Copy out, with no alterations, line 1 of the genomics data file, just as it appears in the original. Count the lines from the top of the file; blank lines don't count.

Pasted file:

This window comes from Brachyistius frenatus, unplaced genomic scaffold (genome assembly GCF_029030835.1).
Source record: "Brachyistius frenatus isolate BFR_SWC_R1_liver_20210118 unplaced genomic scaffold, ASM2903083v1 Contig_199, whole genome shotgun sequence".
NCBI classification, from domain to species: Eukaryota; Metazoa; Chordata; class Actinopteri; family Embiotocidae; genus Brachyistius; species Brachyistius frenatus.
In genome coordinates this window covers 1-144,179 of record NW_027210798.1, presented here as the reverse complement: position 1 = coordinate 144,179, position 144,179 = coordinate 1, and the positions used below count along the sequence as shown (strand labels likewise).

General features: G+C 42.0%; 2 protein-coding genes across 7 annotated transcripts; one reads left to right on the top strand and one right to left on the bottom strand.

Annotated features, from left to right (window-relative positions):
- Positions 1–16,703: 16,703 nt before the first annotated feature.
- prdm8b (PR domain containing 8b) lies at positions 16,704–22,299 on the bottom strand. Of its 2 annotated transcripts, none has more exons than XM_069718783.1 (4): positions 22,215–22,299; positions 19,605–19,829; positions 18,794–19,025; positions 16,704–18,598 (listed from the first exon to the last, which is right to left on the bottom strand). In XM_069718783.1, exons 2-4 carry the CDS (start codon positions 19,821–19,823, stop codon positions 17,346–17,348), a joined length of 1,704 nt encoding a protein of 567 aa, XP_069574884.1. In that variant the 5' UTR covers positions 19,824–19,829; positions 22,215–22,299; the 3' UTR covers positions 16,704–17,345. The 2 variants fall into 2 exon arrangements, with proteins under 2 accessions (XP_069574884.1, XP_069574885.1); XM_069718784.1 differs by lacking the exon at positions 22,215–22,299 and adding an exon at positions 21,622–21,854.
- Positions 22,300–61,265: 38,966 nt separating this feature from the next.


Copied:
This window comes from Brachyistius frenatus, unplaced genomic scaffold (genome assembly GCF_029030835.1).